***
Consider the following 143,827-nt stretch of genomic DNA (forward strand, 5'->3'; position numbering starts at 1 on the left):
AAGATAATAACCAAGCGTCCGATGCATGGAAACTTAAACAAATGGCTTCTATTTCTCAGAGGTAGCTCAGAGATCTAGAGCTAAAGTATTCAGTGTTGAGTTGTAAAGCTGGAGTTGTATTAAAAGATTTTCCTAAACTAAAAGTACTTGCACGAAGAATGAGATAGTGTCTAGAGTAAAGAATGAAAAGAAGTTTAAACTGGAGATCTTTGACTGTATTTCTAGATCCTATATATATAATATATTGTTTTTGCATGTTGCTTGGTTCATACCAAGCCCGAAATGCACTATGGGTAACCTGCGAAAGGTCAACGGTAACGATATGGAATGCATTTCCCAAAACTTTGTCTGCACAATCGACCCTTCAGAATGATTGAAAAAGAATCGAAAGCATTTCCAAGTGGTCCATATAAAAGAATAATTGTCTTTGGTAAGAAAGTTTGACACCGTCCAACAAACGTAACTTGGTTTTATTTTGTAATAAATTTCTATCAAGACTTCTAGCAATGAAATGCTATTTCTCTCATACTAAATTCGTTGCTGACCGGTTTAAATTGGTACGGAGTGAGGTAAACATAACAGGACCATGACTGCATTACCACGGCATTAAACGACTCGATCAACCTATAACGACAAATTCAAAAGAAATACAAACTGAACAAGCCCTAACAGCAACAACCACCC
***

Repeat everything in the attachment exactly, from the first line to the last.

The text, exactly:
Consider the following 143,827-nt stretch of genomic DNA (forward strand, 5'->3'; position numbering starts at 1 on the left):
AAGATAATAACCAAGCGTCCGATGCATGGAAACTTAAACAAATGGCTTCTATTTCTCAGAGGTAGCTCAGAGATCTAGAGCTAAAGTATTCAGTGTTGAGTTGTAAAGCTGGAGTTGTATTAAAAGATTTTCCTAAACTAAAAGTACTTGCACGAAGAATGAGATAGTGTCTAGAGTAAAGAATGAAAAGAAGTTTAAACTGGAGATCTTTGACTGTATTTCTAGATCCTATATATATAATATATTGTTTTTGCATGTTGCTTGGTTCATACCAAGCCCGAAATGCACTATGGGTAACCTGCGAAAGGTCAACGGTAACGATATGGAATGCATTTCCCAAAACTTTGTCTGCACAATCGACCCTTCAGAATGATTGAAAAAGAATCGAAAGCATTTCCAAGTGGTCCATATAAAAGAATAATTGTCTTTGGTAAGAAAGTTTGACACCGTCCAACAAACGTAACTTGGTTTTATTTTGTAATAAATTTCTATCAAGACTTCTAGCAATGAAATGCTATTTCTCTCATACTAAATTCGTTGCTGACCGGTTTAAATTGGTACGGAGTGAGGTAAACATAACAGGACCATGACTGCATTACCACGGCATTAAACGACTCGATCAACCTATAACGACAAATTCAAAAGAAATACAAACTGAACAAGCCCTAACAGCAACAACCACCC